18. Banerjee, M., Yao, Y.Y.: Categorical Basis for Granular Computing. In Stefanowski, J., Ramanna, S., Butz, C.J., Pedrycz, W., Wang, G., eds.: RSFDGrC 2007, LNAI. Springer (2007) 427–434
19. Mani, A.: Algebraic Semantics of Proto-Transitive Rough Sets. Transactions on Rough Sets XX(LNCS 10020) (2016) 51–108
20. Mani, A.: On Deductive Systems of AC Semantics for Rough Sets. ArXiv. Math (1610.02634v1) (October 2016) 1–12
21. Keet, C.M.: A Formal Theory of Granules - Phd Thesis. PhD thesis, Fac of Comp.Sci., Free University of Bozen (2008)
22. Burkhardt, H., Seibt, J., Imaguire, G., Gerogiorgakis, S., eds.: Handbook of Mereology. Philosophia Verlag, Germany (2017)
23. Potochnik, A., McGill, B.: The Limitations of Hierarchical Organization. Philosophy of Science 79 (2012) 12–140
24. Cotnoir, A.J., Varzi, A.C.: Natural Problems for Classical Mereology. The Review of Symbolic Logic 12(1) (2019) 201–208
25. Mani, A.: Rough Contact in General Rough Mereology. In de Paiva, V., Brigitte, P., Amy, F., eds.: Proceedings of Women in Logic Workshop, Vancouver: LICS 2019. (june 2019) 1–10
26. Skowron, A., Jankowski, A.: Rough Sets and Interactive Granular Computing. Fundamenta Informaticae 147 (2016) 371–385
27. Skowron, A., Jankowski, A., Dutta, S.: Interactive granular computing. Granular Computing 1(2) (2016) 95–113



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Tutorial: Fuzzy rough set classification techniques by Oliver Urs Lenz (Ghent University, Belgium)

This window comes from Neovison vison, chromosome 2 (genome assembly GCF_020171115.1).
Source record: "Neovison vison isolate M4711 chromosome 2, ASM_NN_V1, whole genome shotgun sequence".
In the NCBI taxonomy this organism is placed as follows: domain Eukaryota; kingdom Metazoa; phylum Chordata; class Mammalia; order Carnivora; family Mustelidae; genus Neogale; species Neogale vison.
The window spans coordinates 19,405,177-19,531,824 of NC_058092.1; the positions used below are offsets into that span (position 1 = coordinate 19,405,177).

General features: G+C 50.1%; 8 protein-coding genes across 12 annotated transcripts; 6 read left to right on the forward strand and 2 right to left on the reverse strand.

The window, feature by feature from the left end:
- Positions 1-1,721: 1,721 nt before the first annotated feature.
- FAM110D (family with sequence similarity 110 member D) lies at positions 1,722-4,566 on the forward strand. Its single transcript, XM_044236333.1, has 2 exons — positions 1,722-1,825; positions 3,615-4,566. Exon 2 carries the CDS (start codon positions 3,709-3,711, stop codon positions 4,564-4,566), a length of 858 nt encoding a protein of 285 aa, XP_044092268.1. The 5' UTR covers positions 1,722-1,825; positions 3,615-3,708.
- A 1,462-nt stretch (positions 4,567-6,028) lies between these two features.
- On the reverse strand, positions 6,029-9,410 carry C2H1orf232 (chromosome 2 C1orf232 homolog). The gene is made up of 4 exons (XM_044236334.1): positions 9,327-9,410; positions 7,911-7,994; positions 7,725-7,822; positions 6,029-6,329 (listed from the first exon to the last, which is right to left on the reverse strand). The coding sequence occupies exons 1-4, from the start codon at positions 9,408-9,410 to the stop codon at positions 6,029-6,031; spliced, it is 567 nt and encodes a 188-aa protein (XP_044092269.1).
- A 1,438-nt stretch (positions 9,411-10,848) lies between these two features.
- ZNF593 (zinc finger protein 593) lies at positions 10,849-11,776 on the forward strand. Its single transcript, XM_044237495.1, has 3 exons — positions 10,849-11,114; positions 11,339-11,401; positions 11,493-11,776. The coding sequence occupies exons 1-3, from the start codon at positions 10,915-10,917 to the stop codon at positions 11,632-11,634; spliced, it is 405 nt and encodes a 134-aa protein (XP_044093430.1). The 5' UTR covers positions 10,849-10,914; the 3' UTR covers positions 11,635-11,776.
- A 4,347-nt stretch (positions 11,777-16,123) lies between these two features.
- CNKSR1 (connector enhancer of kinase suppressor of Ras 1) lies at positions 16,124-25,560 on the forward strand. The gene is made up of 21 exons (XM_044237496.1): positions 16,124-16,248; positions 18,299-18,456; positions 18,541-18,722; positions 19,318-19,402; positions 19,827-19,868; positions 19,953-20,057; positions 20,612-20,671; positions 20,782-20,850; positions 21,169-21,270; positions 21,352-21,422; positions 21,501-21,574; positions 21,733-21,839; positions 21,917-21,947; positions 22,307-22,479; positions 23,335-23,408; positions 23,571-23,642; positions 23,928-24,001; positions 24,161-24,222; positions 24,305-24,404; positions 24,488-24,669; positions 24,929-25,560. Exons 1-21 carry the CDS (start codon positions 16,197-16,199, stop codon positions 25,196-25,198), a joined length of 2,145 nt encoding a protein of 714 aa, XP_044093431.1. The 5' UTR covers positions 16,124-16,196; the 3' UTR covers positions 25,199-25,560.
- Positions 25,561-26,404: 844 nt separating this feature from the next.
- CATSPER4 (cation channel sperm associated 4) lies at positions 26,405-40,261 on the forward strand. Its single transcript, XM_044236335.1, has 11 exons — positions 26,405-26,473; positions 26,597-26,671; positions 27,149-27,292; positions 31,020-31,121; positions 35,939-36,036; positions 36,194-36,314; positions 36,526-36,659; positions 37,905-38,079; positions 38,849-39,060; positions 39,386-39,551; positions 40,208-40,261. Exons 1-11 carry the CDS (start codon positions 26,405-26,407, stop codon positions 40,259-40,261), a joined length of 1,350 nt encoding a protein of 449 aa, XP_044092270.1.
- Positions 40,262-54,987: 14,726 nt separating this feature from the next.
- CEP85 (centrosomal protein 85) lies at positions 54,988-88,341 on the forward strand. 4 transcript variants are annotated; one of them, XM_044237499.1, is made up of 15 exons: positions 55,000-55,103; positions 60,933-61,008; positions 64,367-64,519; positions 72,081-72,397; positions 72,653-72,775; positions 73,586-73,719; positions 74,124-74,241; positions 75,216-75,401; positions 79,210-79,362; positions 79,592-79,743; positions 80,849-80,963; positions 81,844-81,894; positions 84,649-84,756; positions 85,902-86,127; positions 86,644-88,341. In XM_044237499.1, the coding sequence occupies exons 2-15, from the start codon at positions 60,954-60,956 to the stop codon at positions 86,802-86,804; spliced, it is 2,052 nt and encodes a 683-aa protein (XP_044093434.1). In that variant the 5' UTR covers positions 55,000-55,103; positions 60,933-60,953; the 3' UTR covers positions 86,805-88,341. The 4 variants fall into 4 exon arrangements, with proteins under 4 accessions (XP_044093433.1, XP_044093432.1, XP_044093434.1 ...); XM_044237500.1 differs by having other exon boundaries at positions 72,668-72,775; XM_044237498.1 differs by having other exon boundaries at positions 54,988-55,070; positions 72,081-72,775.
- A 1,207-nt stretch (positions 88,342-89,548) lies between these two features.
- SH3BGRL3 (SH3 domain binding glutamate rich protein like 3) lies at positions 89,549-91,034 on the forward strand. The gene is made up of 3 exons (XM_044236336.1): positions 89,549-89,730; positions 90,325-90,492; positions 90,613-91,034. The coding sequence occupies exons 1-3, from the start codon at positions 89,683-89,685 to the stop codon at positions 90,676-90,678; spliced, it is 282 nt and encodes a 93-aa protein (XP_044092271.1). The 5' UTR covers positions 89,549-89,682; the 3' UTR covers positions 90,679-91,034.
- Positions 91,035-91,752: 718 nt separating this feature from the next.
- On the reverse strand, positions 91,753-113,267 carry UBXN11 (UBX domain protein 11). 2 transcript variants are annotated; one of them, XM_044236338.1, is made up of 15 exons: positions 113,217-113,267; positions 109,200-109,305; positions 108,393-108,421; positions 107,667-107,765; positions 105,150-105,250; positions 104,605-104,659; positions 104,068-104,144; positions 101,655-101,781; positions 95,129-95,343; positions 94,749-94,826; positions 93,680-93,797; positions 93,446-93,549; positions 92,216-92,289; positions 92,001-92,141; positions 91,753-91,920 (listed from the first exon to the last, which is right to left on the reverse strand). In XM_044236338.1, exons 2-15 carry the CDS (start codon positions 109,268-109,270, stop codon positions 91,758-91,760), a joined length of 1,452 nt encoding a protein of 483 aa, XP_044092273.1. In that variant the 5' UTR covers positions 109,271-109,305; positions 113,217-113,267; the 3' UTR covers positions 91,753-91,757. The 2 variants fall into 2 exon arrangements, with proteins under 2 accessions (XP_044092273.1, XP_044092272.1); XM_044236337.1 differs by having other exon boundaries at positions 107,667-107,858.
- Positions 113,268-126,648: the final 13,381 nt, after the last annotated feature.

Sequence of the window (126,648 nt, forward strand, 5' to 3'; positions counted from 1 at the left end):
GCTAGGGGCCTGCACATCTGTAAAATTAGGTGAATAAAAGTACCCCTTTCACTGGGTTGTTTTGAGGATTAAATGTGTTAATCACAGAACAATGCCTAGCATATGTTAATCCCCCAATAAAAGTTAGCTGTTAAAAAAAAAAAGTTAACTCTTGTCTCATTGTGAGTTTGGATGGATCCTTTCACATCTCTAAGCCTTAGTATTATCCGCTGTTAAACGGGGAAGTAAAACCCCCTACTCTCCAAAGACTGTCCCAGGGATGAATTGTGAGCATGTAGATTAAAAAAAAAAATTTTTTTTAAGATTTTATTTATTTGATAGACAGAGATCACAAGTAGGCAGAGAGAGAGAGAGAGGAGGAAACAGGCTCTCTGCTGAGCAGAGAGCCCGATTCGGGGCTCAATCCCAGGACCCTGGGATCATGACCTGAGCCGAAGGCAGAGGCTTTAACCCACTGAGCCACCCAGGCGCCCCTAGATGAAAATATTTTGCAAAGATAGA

Fuzzy rough sets allow us to apply the techniques of rough set theory to numerical data without going through discretisation. In particular, they provide a way to approximate concepts in a feature space based on the presence of positive and negative information. This makes fuzzy rough sets useful for machine learning, in which the objective is to learn generalised concepts with finite samples of data.
In the past couple of years, fuzzy rough sets have been used in machine learning in many different ways. The python library fuzzy-rough-learn implements some of the most useful proposals, and is compatible with scikit-learn, the go-to general purpose machine learning library in python.
This tutorial will cover the application of the following classification models:
  • Fuzzy Rough Nearest Neighbours (FRNN): a classification method that uses the nearest neighbours of an unseen instance to determine its membership in the upper and lower approximations of the decision classes, and classifies it accordingly.
  • FROVOCO: an adaptation of FRNN for imbalanced multi-class classification. It is an ensemble classifier that combines one-vs-one classification scores with the global affinity of unseen instances to the varying decision classes.
  • FRONEC: a model that uses fuzzy rough sets for multi-label classification, by selecting a label set on the basis of its indiscernibility from the label sets of the nearest neighbours of an instance, as well as the indiscernibility between these nearest neighbours and the unseen instance.
In addition, we will see that fuzzy rough sets can be used for preprocessing data: